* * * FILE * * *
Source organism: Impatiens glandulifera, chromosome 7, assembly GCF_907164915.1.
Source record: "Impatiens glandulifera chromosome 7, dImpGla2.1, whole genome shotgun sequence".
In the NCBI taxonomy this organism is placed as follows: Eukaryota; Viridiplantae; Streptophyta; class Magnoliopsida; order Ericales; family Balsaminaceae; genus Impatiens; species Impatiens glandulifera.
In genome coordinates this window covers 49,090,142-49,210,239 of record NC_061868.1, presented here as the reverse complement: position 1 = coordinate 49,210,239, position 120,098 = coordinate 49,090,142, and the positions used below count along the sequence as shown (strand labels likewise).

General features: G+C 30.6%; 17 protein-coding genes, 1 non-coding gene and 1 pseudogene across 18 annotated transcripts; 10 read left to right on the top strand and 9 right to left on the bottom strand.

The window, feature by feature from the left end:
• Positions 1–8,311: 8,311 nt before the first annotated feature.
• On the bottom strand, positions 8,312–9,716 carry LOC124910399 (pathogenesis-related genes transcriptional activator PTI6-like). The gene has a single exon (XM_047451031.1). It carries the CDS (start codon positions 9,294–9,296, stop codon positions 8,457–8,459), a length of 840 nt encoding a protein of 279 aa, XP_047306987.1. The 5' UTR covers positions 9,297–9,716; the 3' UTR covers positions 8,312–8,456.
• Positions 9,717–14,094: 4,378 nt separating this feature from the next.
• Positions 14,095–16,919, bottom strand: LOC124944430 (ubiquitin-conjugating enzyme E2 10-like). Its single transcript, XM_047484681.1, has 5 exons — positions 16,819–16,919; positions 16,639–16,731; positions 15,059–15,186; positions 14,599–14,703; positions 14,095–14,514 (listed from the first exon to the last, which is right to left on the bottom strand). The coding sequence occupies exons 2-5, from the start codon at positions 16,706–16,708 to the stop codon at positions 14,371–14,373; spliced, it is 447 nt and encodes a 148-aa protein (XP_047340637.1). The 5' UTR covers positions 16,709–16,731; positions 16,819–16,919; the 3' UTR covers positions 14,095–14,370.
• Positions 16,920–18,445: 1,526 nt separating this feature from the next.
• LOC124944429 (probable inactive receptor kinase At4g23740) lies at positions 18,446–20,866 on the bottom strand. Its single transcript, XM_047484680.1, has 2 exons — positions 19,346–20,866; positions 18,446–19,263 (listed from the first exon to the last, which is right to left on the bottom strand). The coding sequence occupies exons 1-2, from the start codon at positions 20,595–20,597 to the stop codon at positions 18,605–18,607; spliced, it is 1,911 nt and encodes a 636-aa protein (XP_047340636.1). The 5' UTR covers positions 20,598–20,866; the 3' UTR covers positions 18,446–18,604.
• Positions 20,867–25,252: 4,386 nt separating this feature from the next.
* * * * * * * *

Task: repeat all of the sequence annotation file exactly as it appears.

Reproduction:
Source organism: Impatiens glandulifera, chromosome 7, assembly GCF_907164915.1.
Source record: "Impatiens glandulifera chromosome 7, dImpGla2.1, whole genome shotgun sequence".
In the NCBI taxonomy this organism is placed as follows: Eukaryota; Viridiplantae; Streptophyta; class Magnoliopsida; order Ericales; family Balsaminaceae; genus Impatiens; species Impatiens glandulifera.
In genome coordinates this window covers 49,090,142-49,210,239 of record NC_061868.1, presented here as the reverse complement: position 1 = coordinate 49,210,239, position 120,098 = coordinate 49,090,142, and the positions used below count along the sequence as shown (strand labels likewise).

General features: G+C 30.6%; 17 protein-coding genes, 1 non-coding gene and 1 pseudogene across 18 annotated transcripts; 10 read left to right on the top strand and 9 right to left on the bottom strand.

The window, feature by feature from the left end:
• Positions 1–8,311: 8,311 nt before the first annotated feature.
• On the bottom strand, positions 8,312–9,716 carry LOC124910399 (pathogenesis-related genes transcriptional activator PTI6-like). The gene has a single exon (XM_047451031.1). It carries the CDS (start codon positions 9,294–9,296, stop codon positions 8,457–8,459), a length of 840 nt encoding a protein of 279 aa, XP_047306987.1. The 5' UTR covers positions 9,297–9,716; the 3' UTR covers positions 8,312–8,456.
• Positions 9,717–14,094: 4,378 nt separating this feature from the next.
• Positions 14,095–16,919, bottom strand: LOC124944430 (ubiquitin-conjugating enzyme E2 10-like). Its single transcript, XM_047484681.1, has 5 exons — positions 16,819–16,919; positions 16,639–16,731; positions 15,059–15,186; positions 14,599–14,703; positions 14,095–14,514 (listed from the first exon to the last, which is right to left on the bottom strand). The coding sequence occupies exons 2-5, from the start codon at positions 16,706–16,708 to the stop codon at positions 14,371–14,373; spliced, it is 447 nt and encodes a 148-aa protein (XP_047340637.1). The 5' UTR covers positions 16,709–16,731; positions 16,819–16,919; the 3' UTR covers positions 14,095–14,370.
• Positions 16,920–18,445: 1,526 nt separating this feature from the next.
• LOC124944429 (probable inactive receptor kinase At4g23740) lies at positions 18,446–20,866 on the bottom strand. Its single transcript, XM_047484680.1, has 2 exons — positions 19,346–20,866; positions 18,446–19,263 (listed from the first exon to the last, which is right to left on the bottom strand). The coding sequence occupies exons 1-2, from the start codon at positions 20,595–20,597 to the stop codon at positions 18,605–18,607; spliced, it is 1,911 nt and encodes a 636-aa protein (XP_047340636.1). The 5' UTR covers positions 20,598–20,866; the 3' UTR covers positions 18,446–18,604.
• Positions 20,867–25,252: 4,386 nt separating this feature from the next.